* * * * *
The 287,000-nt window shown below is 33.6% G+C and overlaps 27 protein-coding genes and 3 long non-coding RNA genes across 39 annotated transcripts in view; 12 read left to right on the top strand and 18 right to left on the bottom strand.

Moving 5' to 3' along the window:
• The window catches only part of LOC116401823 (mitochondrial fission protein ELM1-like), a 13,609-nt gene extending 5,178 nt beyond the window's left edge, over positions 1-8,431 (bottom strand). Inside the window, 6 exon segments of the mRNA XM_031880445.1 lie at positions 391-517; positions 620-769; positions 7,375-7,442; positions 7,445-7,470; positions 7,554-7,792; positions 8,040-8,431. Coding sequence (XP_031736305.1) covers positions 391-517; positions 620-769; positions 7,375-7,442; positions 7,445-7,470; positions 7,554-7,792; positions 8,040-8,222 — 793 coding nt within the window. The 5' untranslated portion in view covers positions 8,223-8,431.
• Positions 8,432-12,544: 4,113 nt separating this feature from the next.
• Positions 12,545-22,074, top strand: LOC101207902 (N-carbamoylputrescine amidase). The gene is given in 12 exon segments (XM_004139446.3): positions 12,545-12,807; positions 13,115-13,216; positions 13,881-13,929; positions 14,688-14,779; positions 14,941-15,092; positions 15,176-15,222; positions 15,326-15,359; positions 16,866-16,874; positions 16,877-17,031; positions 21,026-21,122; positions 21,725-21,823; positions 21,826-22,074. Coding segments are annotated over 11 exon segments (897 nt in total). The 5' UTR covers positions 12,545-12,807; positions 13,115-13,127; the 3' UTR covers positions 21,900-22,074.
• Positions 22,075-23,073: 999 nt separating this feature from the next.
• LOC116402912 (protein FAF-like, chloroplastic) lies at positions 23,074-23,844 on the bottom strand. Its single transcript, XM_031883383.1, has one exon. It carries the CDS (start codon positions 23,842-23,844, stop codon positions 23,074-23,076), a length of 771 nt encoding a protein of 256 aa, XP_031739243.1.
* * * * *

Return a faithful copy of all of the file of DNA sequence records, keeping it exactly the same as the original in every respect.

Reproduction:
The 287,000-nt window shown below is 33.6% G+C and overlaps 27 protein-coding genes and 3 long non-coding RNA genes across 39 annotated transcripts in view; 12 read left to right on the top strand and 18 right to left on the bottom strand.

Moving 5' to 3' along the window:
• The window catches only part of LOC116401823 (mitochondrial fission protein ELM1-like), a 13,609-nt gene extending 5,178 nt beyond the window's left edge, over positions 1-8,431 (bottom strand). Inside the window, 6 exon segments of the mRNA XM_031880445.1 lie at positions 391-517; positions 620-769; positions 7,375-7,442; positions 7,445-7,470; positions 7,554-7,792; positions 8,040-8,431. Coding sequence (XP_031736305.1) covers positions 391-517; positions 620-769; positions 7,375-7,442; positions 7,445-7,470; positions 7,554-7,792; positions 8,040-8,222 — 793 coding nt within the window. The 5' untranslated portion in view covers positions 8,223-8,431.
• Positions 8,432-12,544: 4,113 nt separating this feature from the next.
• Positions 12,545-22,074, top strand: LOC101207902 (N-carbamoylputrescine amidase). The gene is given in 12 exon segments (XM_004139446.3): positions 12,545-12,807; positions 13,115-13,216; positions 13,881-13,929; positions 14,688-14,779; positions 14,941-15,092; positions 15,176-15,222; positions 15,326-15,359; positions 16,866-16,874; positions 16,877-17,031; positions 21,026-21,122; positions 21,725-21,823; positions 21,826-22,074. Coding segments are annotated over 11 exon segments (897 nt in total). The 5' UTR covers positions 12,545-12,807; positions 13,115-13,127; the 3' UTR covers positions 21,900-22,074.
• Positions 22,075-23,073: 999 nt separating this feature from the next.
• LOC116402912 (protein FAF-like, chloroplastic) lies at positions 23,074-23,844 on the bottom strand. Its single transcript, XM_031883383.1, has one exon. It carries the CDS (start codon positions 23,842-23,844, stop codon positions 23,074-23,076), a length of 771 nt encoding a protein of 256 aa, XP_031739243.1.